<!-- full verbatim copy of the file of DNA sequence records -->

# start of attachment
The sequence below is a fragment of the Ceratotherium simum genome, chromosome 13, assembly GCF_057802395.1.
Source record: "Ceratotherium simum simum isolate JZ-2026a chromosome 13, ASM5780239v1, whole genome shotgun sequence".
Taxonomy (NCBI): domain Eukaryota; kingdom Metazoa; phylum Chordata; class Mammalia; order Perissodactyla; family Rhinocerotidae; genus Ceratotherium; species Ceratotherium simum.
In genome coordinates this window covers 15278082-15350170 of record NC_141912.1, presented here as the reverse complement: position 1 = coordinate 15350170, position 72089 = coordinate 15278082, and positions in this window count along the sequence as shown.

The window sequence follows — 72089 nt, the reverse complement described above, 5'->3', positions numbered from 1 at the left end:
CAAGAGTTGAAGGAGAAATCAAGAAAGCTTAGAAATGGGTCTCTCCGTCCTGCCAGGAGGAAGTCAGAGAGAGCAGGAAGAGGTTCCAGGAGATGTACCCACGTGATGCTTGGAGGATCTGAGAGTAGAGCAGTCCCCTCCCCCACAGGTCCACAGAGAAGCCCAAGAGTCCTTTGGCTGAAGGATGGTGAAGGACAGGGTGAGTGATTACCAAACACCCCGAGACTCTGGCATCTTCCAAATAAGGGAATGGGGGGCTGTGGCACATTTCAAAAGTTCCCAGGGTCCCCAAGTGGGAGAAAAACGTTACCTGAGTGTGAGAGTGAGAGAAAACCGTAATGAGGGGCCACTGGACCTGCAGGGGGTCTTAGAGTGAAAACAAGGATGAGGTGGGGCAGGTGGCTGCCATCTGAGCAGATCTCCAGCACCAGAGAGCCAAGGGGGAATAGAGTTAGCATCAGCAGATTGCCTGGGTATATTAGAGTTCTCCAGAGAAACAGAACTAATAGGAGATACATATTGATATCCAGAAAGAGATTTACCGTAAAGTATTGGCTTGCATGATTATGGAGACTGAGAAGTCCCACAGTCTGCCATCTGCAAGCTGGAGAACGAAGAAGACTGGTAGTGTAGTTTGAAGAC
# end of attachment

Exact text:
The sequence below is a fragment of the Ceratotherium simum genome, chromosome 13, assembly GCF_057802395.1.
Source record: "Ceratotherium simum simum isolate JZ-2026a chromosome 13, ASM5780239v1, whole genome shotgun sequence".
Taxonomy (NCBI): domain Eukaryota; kingdom Metazoa; phylum Chordata; class Mammalia; order Perissodactyla; family Rhinocerotidae; genus Ceratotherium; species Ceratotherium simum.
In genome coordinates this window covers 15278082-15350170 of record NC_141912.1, presented here as the reverse complement: position 1 = coordinate 15350170, position 72089 = coordinate 15278082, and positions in this window count along the sequence as shown.

The window sequence follows — 72089 nt, the reverse complement described above, 5'->3', positions numbered from 1 at the left end:
CAAGAGTTGAAGGAGAAATCAAGAAAGCTTAGAAATGGGTCTCTCCGTCCTGCCAGGAGGAAGTCAGAGAGAGCAGGAAGAGGTTCCAGGAGATGTACCCACGTGATGCTTGGAGGATCTGAGAGTAGAGCAGTCCCCTCCCCCACAGGTCCACAGAGAAGCCCAAGAGTCCTTTGGCTGAAGGATGGTGAAGGACAGGGTGAGTGATTACCAAACACCCCGAGACTCTGGCATCTTCCAAATAAGGGAATGGGGGGCTGTGGCACATTTCAAAAGTTCCCAGGGTCCCCAAGTGGGAGAAAAACGTTACCTGAGTGTGAGAGTGAGAGAAAACCGTAATGAGGGGCCACTGGACCTGCAGGGGGTCTTAGAGTGAAAACAAGGATGAGGTGGGGCAGGTGGCTGCCATCTGAGCAGATCTCCAGCACCAGAGAGCCAAGGGGGAATAGAGTTAGCATCAGCAGATTGCCTGGGTATATTAGAGTTCTCCAGAGAAACAGAACTAATAGGAGATACATATTGATATCCAGAAAGAGATTTACCGTAAAGTATTGGCTTGCATGATTATGGAGACTGAGAAGTCCCACAGTCTGCCATCTGCAAGCTGGAGAACGAAGAAGACTGGTAGTGTAGTTTGAAGAC